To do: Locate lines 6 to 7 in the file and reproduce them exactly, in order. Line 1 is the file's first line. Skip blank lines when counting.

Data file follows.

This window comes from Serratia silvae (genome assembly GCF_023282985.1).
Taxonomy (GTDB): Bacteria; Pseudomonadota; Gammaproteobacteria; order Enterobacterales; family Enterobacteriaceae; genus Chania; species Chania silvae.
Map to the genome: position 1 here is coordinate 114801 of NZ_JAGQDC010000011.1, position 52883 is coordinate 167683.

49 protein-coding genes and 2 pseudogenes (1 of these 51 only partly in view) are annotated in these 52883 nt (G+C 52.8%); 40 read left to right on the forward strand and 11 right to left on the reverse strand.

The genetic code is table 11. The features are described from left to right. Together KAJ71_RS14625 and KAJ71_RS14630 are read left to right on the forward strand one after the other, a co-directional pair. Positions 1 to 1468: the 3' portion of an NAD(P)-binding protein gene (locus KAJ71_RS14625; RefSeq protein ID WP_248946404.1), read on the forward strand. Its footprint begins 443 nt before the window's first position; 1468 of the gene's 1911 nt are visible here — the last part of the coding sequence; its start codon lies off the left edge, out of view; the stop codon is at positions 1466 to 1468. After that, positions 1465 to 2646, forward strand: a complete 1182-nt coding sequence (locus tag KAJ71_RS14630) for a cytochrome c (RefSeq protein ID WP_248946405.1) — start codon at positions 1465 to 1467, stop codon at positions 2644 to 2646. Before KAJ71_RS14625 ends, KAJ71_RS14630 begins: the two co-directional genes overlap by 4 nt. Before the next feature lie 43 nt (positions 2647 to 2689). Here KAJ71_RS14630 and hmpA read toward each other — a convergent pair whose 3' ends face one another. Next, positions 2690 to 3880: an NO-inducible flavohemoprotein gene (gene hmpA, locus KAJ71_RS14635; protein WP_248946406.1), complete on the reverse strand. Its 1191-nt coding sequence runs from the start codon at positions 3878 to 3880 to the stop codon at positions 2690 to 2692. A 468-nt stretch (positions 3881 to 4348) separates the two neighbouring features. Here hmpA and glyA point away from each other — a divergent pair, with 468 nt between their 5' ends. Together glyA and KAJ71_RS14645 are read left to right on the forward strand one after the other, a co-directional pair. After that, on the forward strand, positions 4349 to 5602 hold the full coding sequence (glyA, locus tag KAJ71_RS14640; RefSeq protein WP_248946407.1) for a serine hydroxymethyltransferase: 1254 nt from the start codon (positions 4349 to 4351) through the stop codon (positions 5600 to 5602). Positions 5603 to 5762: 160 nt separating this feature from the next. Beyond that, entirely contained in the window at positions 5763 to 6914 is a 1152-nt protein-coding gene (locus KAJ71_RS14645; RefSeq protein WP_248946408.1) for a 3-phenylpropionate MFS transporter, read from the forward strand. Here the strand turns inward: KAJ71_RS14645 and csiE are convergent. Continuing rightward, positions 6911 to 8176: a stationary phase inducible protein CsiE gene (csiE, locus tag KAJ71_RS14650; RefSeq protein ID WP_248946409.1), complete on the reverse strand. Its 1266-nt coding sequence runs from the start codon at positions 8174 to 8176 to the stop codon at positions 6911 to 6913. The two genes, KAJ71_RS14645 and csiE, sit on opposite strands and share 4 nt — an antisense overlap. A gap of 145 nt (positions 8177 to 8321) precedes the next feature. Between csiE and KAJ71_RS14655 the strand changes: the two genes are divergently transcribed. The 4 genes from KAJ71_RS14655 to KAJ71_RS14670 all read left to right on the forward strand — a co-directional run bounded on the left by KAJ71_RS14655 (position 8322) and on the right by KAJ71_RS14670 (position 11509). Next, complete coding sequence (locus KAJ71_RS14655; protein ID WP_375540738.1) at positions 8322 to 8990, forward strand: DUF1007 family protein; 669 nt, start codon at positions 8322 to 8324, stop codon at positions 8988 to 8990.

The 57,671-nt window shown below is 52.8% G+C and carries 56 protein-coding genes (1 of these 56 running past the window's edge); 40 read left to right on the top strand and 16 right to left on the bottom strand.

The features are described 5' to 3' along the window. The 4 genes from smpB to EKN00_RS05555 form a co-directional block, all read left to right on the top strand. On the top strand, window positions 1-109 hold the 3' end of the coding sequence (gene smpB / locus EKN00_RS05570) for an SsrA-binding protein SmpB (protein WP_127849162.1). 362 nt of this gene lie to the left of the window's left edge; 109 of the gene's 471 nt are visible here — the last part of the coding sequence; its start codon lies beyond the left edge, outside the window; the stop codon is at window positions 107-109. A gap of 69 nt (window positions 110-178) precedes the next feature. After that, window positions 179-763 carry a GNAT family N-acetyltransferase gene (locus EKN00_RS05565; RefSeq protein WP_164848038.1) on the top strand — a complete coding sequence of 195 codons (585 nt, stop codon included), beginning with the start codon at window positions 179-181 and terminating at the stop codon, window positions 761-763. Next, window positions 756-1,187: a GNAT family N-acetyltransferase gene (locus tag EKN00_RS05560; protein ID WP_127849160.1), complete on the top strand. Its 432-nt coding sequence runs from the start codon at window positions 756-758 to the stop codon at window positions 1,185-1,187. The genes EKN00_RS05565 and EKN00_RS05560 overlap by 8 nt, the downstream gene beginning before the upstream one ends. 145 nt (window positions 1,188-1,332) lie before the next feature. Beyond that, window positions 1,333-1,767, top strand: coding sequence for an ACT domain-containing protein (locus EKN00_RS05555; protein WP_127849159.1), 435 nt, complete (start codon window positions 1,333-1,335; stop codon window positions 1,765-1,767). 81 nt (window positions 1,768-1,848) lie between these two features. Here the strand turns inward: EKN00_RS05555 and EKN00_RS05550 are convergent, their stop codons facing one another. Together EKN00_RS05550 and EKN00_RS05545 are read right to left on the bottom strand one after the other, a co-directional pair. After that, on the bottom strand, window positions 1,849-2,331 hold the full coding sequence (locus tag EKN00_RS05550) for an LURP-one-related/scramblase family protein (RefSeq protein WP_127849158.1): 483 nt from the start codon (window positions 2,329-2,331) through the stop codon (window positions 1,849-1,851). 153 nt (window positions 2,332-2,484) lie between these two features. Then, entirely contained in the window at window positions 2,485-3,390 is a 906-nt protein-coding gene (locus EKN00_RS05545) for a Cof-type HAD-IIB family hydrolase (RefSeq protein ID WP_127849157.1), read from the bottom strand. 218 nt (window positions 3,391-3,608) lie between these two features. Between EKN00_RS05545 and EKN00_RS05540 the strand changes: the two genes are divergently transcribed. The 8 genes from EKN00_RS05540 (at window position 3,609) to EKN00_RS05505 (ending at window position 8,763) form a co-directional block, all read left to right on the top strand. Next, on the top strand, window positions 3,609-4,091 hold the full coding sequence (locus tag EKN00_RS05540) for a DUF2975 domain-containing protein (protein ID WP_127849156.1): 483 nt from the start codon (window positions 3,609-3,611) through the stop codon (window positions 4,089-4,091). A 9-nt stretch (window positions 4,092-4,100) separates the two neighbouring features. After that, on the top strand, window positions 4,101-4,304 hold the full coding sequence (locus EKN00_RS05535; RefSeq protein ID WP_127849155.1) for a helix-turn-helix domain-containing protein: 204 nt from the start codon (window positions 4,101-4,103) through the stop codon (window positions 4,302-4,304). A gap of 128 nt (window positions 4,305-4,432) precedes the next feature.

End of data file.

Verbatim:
The 57,671-nt window shown below is 52.8% G+C and carries 56 protein-coding genes (1 of these 56 running past the window's edge); 40 read left to right on the top strand and 16 right to left on the bottom strand.

The features are described 5' to 3' along the window. The 4 genes from smpB to EKN00_RS05555 form a co-directional block, all read left to right on the top strand. On the top strand, window positions 1-109 hold the 3' end of the coding sequence (gene smpB / locus EKN00_RS05570) for an SsrA-binding protein SmpB (protein WP_127849162.1). 362 nt of this gene lie to the left of the window's left edge; 109 of the gene's 471 nt are visible here — the last part of the coding sequence; its start codon lies beyond the left edge, outside the window; the stop codon is at window positions 107-109. A gap of 69 nt (window positions 110-178) precedes the next feature. After that, window positions 179-763 carry a GNAT family N-acetyltransferase gene (locus EKN00_RS05565; RefSeq protein WP_164848038.1) on the top strand — a complete coding sequence of 195 codons (585 nt, stop codon included), beginning with the start codon at window positions 179-181 and terminating at the stop codon, window positions 761-763. Next, window positions 756-1,187: a GNAT family N-acetyltransferase gene (locus tag EKN00_RS05560; protein ID WP_127849160.1), complete on the top strand. Its 432-nt coding sequence runs from the start codon at window positions 756-758 to the stop codon at window positions 1,185-1,187. The genes EKN00_RS05565 and EKN00_RS05560 overlap by 8 nt, the downstream gene beginning before the upstream one ends. 145 nt (window positions 1,188-1,332) lie before the next feature. Beyond that, window positions 1,333-1,767, top strand: coding sequence for an ACT domain-containing protein (locus EKN00_RS05555; protein WP_127849159.1), 435 nt, complete (start codon window positions 1,333-1,335; stop codon window positions 1,765-1,767). 81 nt (window positions 1,768-1,848) lie between these two features. Here the strand turns inward: EKN00_RS05555 and EKN00_RS05550 are convergent, their stop codons facing one another. Together EKN00_RS05550 and EKN00_RS05545 are read right to left on the bottom strand one after the other, a co-directional pair. After that, on the bottom strand, window positions 1,849-2,331 hold the full coding sequence (locus tag EKN00_RS05550) for an LURP-one-related/scramblase family protein (RefSeq protein WP_127849158.1): 483 nt from the start codon (window positions 2,329-2,331) through the stop codon (window positions 1,849-1,851). 153 nt (window positions 2,332-2,484) lie between these two features. Then, entirely contained in the window at window positions 2,485-3,390 is a 906-nt protein-coding gene (locus EKN00_RS05545) for a Cof-type HAD-IIB family hydrolase (RefSeq protein ID WP_127849157.1), read from the bottom strand. 218 nt (window positions 3,391-3,608) lie between these two features. Between EKN00_RS05545 and EKN00_RS05540 the strand changes: the two genes are divergently transcribed. The 8 genes from EKN00_RS05540 (at window position 3,609) to EKN00_RS05505 (ending at window position 8,763) form a co-directional block, all read left to right on the top strand. Next, on the top strand, window positions 3,609-4,091 hold the full coding sequence (locus tag EKN00_RS05540) for a DUF2975 domain-containing protein (protein ID WP_127849156.1): 483 nt from the start codon (window positions 3,609-3,611) through the stop codon (window positions 4,089-4,091). A 9-nt stretch (window positions 4,092-4,100) separates the two neighbouring features. After that, on the top strand, window positions 4,101-4,304 hold the full coding sequence (locus EKN00_RS05535; RefSeq protein ID WP_127849155.1) for a helix-turn-helix domain-containing protein: 204 nt from the start codon (window positions 4,101-4,103) through the stop codon (window positions 4,302-4,304). A gap of 128 nt (window positions 4,305-4,432) precedes the next feature.